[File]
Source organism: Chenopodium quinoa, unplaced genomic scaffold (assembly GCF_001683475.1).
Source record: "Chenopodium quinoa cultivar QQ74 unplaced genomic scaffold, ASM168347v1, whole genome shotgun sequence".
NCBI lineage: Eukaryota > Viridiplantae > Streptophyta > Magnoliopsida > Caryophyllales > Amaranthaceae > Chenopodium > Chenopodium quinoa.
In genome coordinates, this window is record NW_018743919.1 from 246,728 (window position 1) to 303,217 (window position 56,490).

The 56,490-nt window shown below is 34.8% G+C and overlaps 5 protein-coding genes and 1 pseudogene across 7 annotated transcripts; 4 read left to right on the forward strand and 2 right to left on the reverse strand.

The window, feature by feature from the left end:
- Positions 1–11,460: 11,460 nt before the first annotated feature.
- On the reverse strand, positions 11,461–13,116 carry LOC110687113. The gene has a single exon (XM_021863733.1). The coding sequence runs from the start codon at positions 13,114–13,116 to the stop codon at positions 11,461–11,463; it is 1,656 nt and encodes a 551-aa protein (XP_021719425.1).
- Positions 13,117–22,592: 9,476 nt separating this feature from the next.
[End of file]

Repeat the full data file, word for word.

Source organism: Chenopodium quinoa, unplaced genomic scaffold (assembly GCF_001683475.1).
Source record: "Chenopodium quinoa cultivar QQ74 unplaced genomic scaffold, ASM168347v1, whole genome shotgun sequence".
NCBI lineage: Eukaryota > Viridiplantae > Streptophyta > Magnoliopsida > Caryophyllales > Amaranthaceae > Chenopodium > Chenopodium quinoa.
In genome coordinates, this window is record NW_018743919.1 from 246,728 (window position 1) to 303,217 (window position 56,490).

The 56,490-nt window shown below is 34.8% G+C and overlaps 5 protein-coding genes and 1 pseudogene across 7 annotated transcripts; 4 read left to right on the forward strand and 2 right to left on the reverse strand.

The window, feature by feature from the left end:
- Positions 1–11,460: 11,460 nt before the first annotated feature.
- On the reverse strand, positions 11,461–13,116 carry LOC110687113. The gene has a single exon (XM_021863733.1). The coding sequence runs from the start codon at positions 13,114–13,116 to the stop codon at positions 11,461–11,463; it is 1,656 nt and encodes a 551-aa protein (XP_021719425.1).
- Positions 13,117–22,592: 9,476 nt separating this feature from the next.